Low-threshold addiction treatment programs seek to provide care strategies to minimize the risk of self-harm. These are typically programs such as medication-assisted treatment or other modalities that do not require the patient receive inpatient counseling or treatment.
This article explores the concept of low-threshold care. What is it? How is this approach being used to help addicted patients gain access to needed care? What are the pros and cons of this approach?
An article in The International Journal of Drug Policy sought to define the scope of care for low-threshold addiction treatment. The strategy has been to use low-threshold forms of treatment to engage the most recalcitrant and marginalized patients in addiction treatment.
Low-threshold care provides treatments that ease the potential for self-harm while eliminating stigma and other barriers. The goal of these services is to provide some sort of addiction treatment for even those that are the toughest to reach. The article suggested that there are three criteria for services defined as low-threshold:
Consider some of the benefits and drawbacks of this treatment.
These treatment modalities have both pros and cons for the patient and the provider. In some instances, the pros can also be cons, depending on the perspective. For example, a pro for the severely addicted could be that they can receive treatment without addressing some of the root behavioral issues that led to their addiction. So, they can maintain without getting completely clean.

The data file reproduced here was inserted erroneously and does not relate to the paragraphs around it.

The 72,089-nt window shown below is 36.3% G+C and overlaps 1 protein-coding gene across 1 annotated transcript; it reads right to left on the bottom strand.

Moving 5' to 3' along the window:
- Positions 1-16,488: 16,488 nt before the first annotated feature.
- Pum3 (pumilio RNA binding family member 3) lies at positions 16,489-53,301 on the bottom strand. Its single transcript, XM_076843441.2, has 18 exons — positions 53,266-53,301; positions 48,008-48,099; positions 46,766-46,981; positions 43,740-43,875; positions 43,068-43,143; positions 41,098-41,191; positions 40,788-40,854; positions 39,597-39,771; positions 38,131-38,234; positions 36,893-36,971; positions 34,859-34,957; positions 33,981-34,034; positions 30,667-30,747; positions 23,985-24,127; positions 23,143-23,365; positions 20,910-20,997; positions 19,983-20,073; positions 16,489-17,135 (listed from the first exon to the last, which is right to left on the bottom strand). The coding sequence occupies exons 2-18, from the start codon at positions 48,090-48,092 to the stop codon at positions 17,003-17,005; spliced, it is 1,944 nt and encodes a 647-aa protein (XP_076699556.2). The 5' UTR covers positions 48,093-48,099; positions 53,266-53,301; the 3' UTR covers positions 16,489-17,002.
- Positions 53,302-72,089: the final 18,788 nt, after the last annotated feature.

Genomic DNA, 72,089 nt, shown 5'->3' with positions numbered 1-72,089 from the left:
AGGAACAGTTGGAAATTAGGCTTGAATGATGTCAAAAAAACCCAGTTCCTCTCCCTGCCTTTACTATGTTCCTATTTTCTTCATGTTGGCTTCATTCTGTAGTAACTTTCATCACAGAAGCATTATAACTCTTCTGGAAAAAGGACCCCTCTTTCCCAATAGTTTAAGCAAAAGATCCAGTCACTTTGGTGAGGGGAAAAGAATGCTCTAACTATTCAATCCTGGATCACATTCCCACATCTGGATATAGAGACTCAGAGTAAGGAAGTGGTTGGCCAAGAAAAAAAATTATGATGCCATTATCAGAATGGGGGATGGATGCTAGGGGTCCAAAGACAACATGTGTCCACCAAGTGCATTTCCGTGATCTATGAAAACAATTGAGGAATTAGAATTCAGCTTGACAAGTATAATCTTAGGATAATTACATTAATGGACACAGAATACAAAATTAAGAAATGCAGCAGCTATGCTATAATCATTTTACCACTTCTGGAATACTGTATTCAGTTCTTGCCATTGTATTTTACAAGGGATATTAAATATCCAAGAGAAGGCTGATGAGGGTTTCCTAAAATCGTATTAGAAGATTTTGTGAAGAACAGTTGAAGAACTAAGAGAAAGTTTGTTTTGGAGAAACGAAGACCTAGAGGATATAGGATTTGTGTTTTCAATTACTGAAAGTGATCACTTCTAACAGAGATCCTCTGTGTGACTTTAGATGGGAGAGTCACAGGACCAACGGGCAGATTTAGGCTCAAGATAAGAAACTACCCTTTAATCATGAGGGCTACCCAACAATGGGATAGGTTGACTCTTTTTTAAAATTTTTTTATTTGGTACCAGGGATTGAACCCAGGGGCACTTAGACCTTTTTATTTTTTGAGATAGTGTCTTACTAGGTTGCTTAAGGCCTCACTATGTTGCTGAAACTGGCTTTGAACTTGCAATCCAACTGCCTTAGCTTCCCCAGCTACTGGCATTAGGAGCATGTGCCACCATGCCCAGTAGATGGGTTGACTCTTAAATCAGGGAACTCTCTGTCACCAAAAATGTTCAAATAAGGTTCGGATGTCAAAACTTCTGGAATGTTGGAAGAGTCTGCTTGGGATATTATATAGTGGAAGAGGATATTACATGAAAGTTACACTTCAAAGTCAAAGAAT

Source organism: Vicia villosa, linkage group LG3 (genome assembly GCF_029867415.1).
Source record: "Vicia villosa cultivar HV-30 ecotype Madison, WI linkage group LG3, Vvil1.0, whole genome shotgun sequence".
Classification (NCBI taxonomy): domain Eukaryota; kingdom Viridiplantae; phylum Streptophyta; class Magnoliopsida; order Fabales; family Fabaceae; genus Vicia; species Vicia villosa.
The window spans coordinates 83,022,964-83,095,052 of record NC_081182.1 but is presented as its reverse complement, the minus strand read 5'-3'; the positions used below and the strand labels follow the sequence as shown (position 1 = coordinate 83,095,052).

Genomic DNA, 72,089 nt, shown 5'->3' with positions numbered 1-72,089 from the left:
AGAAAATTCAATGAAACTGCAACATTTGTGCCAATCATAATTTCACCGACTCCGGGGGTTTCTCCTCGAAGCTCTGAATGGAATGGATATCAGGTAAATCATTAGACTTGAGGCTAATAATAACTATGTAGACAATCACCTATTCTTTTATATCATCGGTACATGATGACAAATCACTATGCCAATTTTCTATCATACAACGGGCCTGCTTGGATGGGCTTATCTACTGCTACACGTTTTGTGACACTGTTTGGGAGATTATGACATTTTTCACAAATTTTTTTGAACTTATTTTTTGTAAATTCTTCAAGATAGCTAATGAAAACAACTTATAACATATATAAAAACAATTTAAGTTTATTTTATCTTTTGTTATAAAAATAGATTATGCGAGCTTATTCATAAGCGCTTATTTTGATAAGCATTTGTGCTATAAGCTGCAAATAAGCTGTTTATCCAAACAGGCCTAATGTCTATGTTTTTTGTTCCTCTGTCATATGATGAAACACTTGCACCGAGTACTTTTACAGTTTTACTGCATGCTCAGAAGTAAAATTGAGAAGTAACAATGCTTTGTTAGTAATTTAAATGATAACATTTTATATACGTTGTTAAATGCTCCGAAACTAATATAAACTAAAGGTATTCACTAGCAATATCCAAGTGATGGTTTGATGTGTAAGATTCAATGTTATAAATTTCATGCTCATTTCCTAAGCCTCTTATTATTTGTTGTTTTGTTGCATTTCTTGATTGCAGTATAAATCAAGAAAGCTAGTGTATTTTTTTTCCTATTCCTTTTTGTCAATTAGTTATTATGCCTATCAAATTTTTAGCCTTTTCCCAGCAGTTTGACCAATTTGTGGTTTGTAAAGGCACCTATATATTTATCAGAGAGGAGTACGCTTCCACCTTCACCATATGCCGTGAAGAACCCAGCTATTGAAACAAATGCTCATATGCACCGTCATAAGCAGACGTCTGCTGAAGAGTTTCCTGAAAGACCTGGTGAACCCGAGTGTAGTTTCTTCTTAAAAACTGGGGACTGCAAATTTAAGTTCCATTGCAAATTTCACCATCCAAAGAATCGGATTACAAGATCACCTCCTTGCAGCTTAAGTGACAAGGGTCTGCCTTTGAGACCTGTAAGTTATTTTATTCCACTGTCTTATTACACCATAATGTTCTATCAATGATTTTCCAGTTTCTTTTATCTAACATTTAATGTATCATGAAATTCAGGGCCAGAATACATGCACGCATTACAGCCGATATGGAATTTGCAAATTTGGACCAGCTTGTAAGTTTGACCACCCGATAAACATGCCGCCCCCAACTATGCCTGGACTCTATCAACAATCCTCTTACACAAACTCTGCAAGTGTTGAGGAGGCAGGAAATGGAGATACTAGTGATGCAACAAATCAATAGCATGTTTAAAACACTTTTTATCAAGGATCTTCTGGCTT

From a provider perspective this could be frustrating; while the patient is maintaining and not overdosing, he or she is not quite ready to get well.
Treatments such as buprenorphine, a medication-assisted therapy, can often be considered a low-threshold treatment, particularly when the patient is provided a prescription and instructed to self-administer the drug. A drawback to this approach is that it does require subsequent appointments to gradually taper off the medication. If the patient lacks the motivation to return or does not seek additional counseling, this treatment designed to reduce self-harm could be less effective.
In “Comparative Treatments of Substance Abuse,” the authors spell out features that are both the pros and cons of the nature of the treatment:
From this perspective, it is not necessary for a client who is ambivalent about abstinence to completely stop using in order to obtain help changing substance use behavior. Rather, services are designed to meet the client where he or she is at with respect to possible treatment goals and stage of change.
If the goal of addiction treatment is to offer care to patients at all stages in the spectrum of substance abuse, low-threshold treatments offer alternatives to full inpatient behavioral, psychological, and pharmacological treatment.
If you are a clinician with patients who need more intensive addiction treatment than low-threshold treatments provide, we can help. Contact us to find out more about referring patients to our facilities.